Anna Russell (VAI 4208)
Item# DVD0043
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Anna Russell (VAI 4208)
DVD0043. Anna Russell - The (First) Farewell Concert, incl. How to become a Singer; Wind Instruments I Have Known; On Pink Chiffon Drag; A Gilbert & Sullivan Operetta; Wagner’s ‘Ring’ Cycle; Jolly Old Sigmund Freud; & other Folk Tunes. VAI 4208, Live Performance, 7 Nov., 1984, Baltimore, MD. - 089948420897


"[Russell’s] best loved ‘sketch’ is surely THE RING OF THE NIBELUNGS (An Analysis), in which she deconstructs, dissects and discusses all four operas in a little over 20 minutes. Accompanying herself on the piano, taking all the parts herself and offering a handy guide to all Wagner’s leitmotifs, she skewers her target with deadly but affectionate (and gloriously memorable) satirical accuracy."

- David Threasher, GRAMOPHONE, Dec., 2006

"Anna Russell, the prima donna of operatic parody who claimed to have been the “prima donna of the Ellis Island Opera House”, who said she learned to play the French horn from an article in the Encyclopaedia Britannica, and who gave indelibly grating performances of a song she identified as Blotz’s “Schlumpf” to demonstrate what it is like to sing with “no voice but great art,” died on 18 Oct., 2006, in Bateman’s Bay, New South Wales, Australia. She was 94. Ms. Russell’s most enduring creations, now a half-century old, were associated with the most cultic portions of the art music repertory — the works of Wagner and those of Gilbert and Sullivan. Her routines are still regularly invoked even though they can only be sampled on decades-old recordings of her performances. Merely by telling the plot of Wagner’s “Ring of the Nibelungs” in a voice laced with Edwardian-era class and postwar-era sarcasm, Ms. Russell affectionately sullied opera’s most devotional experience. “I’m not making this up, you know,” she said when her account of the plot seemed to become particularly outrageous. That became her tag line — and the title of her 1985 autobiography. Ms. Russell tapped into a long tradition of deflating the highly formal manners of the concert hall and its devotees, making fun of bad voices and bad teaching, of all pomp and most circumstance, seeming like a Margaret Dumont figure from the Marx Brothers movies who had decided to join their rambunctious dismantling of pretense. But the affection and knowledge of an insider accompanied the jest, leaving the art form intact — almost. Ms. Russell’s was a career that could only have been a success at a time when classical music culture was near the center of popular awareness and public education. Ms. Russell was born Claudia Anna Russell-Brown in London, Ontario, in Canada, on Dec. 27, 1911, though she later said she had been born in London, England, where early reports suggest her family had moved six months after her birth. “I had no range, no color,” she said, “But I could sing loud. And it grew louder and louder and awfuller and awfuller.” That did not prevent her from singing folk songs on the BBC or studying at the Royal Academy. The main inspirational trauma for her career may have been a British touring company production of Mascagni’s “Cavalleria Rusticana,” in which she sang Santuzza as a substitute. The tenor, who was supposed to shove her, did not expect her considerable girth and fell backward. She herself then tripped and literally brought the house down, the sets collapsing to the accompaniment of an audience roaring with laughter. The performance was brought to an end. “So was my career,” she said. “My life’s work was shattered, after five years of hard preparation . . . But I got over it.” In the 1970’s and 80’s, Ms. Russell would occasionally come out of retirement, like one of the aging divas she caricatured, for another “farewell tour” and the cheers of fans who did not mind her failing voice. She said that a friend told her: ‘It doesn’t matter what you sound like. You were no Lily Pons anyway'."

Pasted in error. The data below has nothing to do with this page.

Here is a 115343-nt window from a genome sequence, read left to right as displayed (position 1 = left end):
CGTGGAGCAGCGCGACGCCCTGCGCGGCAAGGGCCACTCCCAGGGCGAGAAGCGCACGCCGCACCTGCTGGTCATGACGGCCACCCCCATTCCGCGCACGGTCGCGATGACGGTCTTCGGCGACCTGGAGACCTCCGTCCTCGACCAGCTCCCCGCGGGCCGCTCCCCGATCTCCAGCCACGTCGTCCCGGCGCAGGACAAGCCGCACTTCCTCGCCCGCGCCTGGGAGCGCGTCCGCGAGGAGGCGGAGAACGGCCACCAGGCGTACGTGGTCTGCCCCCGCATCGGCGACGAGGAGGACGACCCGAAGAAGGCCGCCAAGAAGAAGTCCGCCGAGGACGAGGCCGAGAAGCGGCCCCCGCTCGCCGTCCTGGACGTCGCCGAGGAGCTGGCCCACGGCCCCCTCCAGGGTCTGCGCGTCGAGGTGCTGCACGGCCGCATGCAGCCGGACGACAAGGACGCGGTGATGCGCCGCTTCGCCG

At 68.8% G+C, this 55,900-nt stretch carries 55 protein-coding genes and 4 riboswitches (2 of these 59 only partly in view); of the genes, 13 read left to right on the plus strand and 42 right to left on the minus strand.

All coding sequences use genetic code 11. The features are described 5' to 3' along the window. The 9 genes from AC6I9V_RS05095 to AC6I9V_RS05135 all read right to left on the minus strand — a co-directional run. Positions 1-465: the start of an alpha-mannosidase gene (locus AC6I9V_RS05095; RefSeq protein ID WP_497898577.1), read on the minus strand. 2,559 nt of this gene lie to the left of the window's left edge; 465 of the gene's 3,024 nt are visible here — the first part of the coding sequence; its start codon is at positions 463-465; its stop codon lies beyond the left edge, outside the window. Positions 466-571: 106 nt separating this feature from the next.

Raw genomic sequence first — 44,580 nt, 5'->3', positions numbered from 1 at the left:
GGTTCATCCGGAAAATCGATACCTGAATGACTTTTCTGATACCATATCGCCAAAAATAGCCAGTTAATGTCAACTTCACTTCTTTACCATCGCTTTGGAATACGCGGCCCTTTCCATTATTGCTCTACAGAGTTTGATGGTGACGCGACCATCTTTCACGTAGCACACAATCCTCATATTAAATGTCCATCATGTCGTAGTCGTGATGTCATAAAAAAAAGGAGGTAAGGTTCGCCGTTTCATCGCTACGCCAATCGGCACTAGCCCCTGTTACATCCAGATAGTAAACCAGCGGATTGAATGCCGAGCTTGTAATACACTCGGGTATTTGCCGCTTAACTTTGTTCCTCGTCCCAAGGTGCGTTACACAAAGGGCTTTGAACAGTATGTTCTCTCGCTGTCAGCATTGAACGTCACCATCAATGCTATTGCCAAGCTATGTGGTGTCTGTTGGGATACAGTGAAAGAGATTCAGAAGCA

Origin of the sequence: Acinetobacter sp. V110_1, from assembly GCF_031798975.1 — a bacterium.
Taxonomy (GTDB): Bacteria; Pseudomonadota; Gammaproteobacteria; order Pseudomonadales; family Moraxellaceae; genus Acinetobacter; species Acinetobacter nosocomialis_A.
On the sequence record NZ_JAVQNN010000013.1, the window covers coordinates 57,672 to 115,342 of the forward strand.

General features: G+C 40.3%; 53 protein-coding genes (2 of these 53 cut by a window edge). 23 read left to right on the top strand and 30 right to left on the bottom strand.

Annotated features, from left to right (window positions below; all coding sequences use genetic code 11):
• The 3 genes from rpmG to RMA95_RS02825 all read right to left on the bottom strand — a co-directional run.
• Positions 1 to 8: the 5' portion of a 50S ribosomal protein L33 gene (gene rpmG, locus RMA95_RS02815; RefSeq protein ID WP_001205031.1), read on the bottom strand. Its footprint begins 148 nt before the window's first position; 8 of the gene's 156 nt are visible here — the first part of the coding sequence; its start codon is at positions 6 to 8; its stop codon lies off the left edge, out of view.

- Edward Rothstein, THE NEW YORK TIMES, 20 Oct., 2006

“[Anna Russell] was an operatic insider when she turned to parody. Her jokes are funny because she has an unerring knack for targeting the ridiculous truth….if I somehow forgot how funny she could be, this is a splendid reminder….[Russell] delights and amazes. One admires the performer’s stamina and undiminished enthusiasm at age 73….Her best routines, familiar though they may be, have not lost their freshness; indeed, How To Write a Gilbert and Sullivan Operetta gains something when one actually sees the physical gestures and the hat changes.”

- Ralph V. Lucano, AMERICAN RECORD GUIDE, May/June, 2002